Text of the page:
He said he was able to “negotiate a couple of different things” out of the team rules, but at the end of the day, the rules mostly stuck.
Speaking of the rules that included the restriction on team names, the chief counsel of the House Labor, Commerce and Industry Committee — the committee that added the ban and other team rules to the bill — said both the real estate commission and South Carolina Realtors “brought that language to the Legislature.” (Contacted again, the spokesman who previously responded to Inman on behalf of the real estate commission reiterated that the commission couldn’t comment on the bill.)
Hamilton said SCR didn’t “lobby for the specific language on teams,” (he’s been told that only members of the commission insisted on its addition), but he thinks that “SCR lobbyists did not take into consideration the potential impact of the team language.”
Hamilton plans to urge SCR to petition the real estate commission to delay enforcement of the ban by three months, and to write an amendment to the bill that would clear up “ambiguity” in its team rules.
A ‘coordinated effort around the country’
The ban and other team rules part of the bill reflect a push by some powerful real estate interests in the state to curb the growth of teams, which are seen as a threat by some brokerages, Cooley and Marty say.
Hamilton said there “may or may not be a competitive situation” where the commissioners who introduced the team rules “don’t like teams necessarily because they’re growing.”
He noted that South Carolina’s real estate commissioners are primarily from traditional firms. Of the eight commissioners who work in the real estate business (only one of the nine commissioners does not), Inman could only identify one, Pratt, who appears to be affiliated with a firm that uses teams.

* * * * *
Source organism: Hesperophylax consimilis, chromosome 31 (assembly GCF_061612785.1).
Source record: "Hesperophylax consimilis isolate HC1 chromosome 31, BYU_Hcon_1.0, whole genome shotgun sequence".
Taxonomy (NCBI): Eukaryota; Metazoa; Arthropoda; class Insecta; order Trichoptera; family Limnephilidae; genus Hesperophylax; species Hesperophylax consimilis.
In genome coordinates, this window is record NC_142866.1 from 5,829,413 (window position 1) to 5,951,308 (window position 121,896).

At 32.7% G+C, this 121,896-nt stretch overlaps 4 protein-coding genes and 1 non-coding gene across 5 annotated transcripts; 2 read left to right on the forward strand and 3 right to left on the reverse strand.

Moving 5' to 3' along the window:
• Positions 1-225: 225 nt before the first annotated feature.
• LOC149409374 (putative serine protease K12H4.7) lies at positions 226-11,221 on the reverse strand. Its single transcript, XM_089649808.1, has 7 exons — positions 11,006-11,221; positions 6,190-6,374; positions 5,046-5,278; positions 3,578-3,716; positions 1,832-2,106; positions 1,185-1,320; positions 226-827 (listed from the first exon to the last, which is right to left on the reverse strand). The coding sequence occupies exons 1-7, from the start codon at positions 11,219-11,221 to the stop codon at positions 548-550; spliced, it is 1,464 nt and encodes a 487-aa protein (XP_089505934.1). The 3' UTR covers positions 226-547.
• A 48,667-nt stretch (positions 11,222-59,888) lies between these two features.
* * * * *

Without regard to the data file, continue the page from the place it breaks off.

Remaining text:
Do teams ‘give the agent too much power?’
Some traditional firms look on teams with a wary eye because they can develop into tight-knit business units that can easily transfer from one brokerage to another or set up their own brokerage, industry observers say.
These companies fear the team business model because it “gives the agent too much power to succeed without them,” Bedell said.
Some agents also say that part of why some companies are leery of teams is that teams tend to like to operate under the auspices of giant real estate firms, whose massive support infrastructure and networks they say tend to be particularly attractive to teams.
Those companies include the real estate franchisor Keller Williams Realty, which has hoovered up agents at a break-neck pace in recent years, in part, by supporting and promoting the team model.
Florida mulling rules on team advertising
The passage of team rules in South Carolina appears to be part of a “coordinated effort around the country” that has midwifed similar legislation in other states, according to Hamilton.
Florida could be the next state to rein in teams. The Florida Real Estate Commission announced plans in June to propose legislation that would mandate that team names and logos not appear in larger font size than the team’s brokerage name in advertising, wrote Sean Frank, broker-owner of Orlando, Florida-based Mainframe Real Estate, in a blog post.
The “surprisingly small” list of states that have introduced advertising rules for teams “indicates the enormity of the future impact if this trend continues throughout the country,” he said.
Though he anticipates it would squeeze “millions of dollars” out of the Florida real estate industry, Frank said adding the restriction discussed by the Florida commission would be “a great first step” for curbing team advertising that he says is causing consumers to confuse teams for brokerages and “is a threat to the credibility of our industry.”
This story has been updated to note that Marti Bedell is a team leader with Columbia, South Carolina-based Keller Williams Realty Columbia.